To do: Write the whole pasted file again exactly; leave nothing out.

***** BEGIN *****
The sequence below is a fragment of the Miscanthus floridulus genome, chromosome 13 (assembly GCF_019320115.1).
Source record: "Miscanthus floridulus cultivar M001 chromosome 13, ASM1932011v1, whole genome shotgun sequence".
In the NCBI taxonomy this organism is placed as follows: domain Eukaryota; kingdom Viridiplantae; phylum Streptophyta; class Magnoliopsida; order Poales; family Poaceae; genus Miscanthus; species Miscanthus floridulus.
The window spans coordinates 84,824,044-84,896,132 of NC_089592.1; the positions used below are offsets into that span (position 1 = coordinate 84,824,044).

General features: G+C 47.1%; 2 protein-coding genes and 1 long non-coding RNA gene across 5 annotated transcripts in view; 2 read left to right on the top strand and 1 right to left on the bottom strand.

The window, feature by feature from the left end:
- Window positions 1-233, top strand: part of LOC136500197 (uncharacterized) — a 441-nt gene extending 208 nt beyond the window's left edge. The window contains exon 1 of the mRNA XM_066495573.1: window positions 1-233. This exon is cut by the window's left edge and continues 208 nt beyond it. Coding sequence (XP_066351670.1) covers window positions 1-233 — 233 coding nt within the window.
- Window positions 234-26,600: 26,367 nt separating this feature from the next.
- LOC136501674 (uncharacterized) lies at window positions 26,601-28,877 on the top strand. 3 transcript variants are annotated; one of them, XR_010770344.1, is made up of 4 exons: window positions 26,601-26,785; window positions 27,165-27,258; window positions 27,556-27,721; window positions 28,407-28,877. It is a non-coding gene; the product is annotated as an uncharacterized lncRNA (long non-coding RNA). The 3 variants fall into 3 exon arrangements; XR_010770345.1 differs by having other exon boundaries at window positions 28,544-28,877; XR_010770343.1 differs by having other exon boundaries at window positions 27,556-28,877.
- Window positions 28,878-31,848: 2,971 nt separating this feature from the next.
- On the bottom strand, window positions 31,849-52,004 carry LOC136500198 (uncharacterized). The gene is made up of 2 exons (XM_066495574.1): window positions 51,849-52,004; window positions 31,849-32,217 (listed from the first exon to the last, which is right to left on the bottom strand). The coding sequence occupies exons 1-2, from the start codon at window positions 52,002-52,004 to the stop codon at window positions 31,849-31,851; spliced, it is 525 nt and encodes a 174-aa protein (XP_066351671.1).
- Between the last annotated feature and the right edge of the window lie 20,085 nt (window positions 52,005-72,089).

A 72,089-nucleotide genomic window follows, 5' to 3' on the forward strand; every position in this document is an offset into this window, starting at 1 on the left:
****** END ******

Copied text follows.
The sequence below is a fragment of the Miscanthus floridulus genome, chromosome 13 (assembly GCF_019320115.1).
Source record: "Miscanthus floridulus cultivar M001 chromosome 13, ASM1932011v1, whole genome shotgun sequence".
In the NCBI taxonomy this organism is placed as follows: domain Eukaryota; kingdom Viridiplantae; phylum Streptophyta; class Magnoliopsida; order Poales; family Poaceae; genus Miscanthus; species Miscanthus floridulus.
The window spans coordinates 84,824,044-84,896,132 of NC_089592.1; the positions used below are offsets into that span (position 1 = coordinate 84,824,044).

General features: G+C 47.1%; 2 protein-coding genes and 1 long non-coding RNA gene across 5 annotated transcripts in view; 2 read left to right on the top strand and 1 right to left on the bottom strand.

The window, feature by feature from the left end:
- Window positions 1-233, top strand: part of LOC136500197 (uncharacterized) — a 441-nt gene extending 208 nt beyond the window's left edge. The window contains exon 1 of the mRNA XM_066495573.1: window positions 1-233. This exon is cut by the window's left edge and continues 208 nt beyond it. Coding sequence (XP_066351670.1) covers window positions 1-233 — 233 coding nt within the window.
- Window positions 234-26,600: 26,367 nt separating this feature from the next.
- LOC136501674 (uncharacterized) lies at window positions 26,601-28,877 on the top strand. 3 transcript variants are annotated; one of them, XR_010770344.1, is made up of 4 exons: window positions 26,601-26,785; window positions 27,165-27,258; window positions 27,556-27,721; window positions 28,407-28,877. It is a non-coding gene; the product is annotated as an uncharacterized lncRNA (long non-coding RNA). The 3 variants fall into 3 exon arrangements; XR_010770345.1 differs by having other exon boundaries at window positions 28,544-28,877; XR_010770343.1 differs by having other exon boundaries at window positions 27,556-28,877.
- Window positions 28,878-31,848: 2,971 nt separating this feature from the next.
- On the bottom strand, window positions 31,849-52,004 carry LOC136500198 (uncharacterized). The gene is made up of 2 exons (XM_066495574.1): window positions 51,849-52,004; window positions 31,849-32,217 (listed from the first exon to the last, which is right to left on the bottom strand). The coding sequence occupies exons 1-2, from the start codon at window positions 52,002-52,004 to the stop codon at window positions 31,849-31,851; spliced, it is 525 nt and encodes a 174-aa protein (XP_066351671.1).
- Between the last annotated feature and the right edge of the window lie 20,085 nt (window positions 52,005-72,089).

A 72,089-nucleotide genomic window follows, 5' to 3' on the forward strand; every position in this document is an offset into this window, starting at 1 on the left: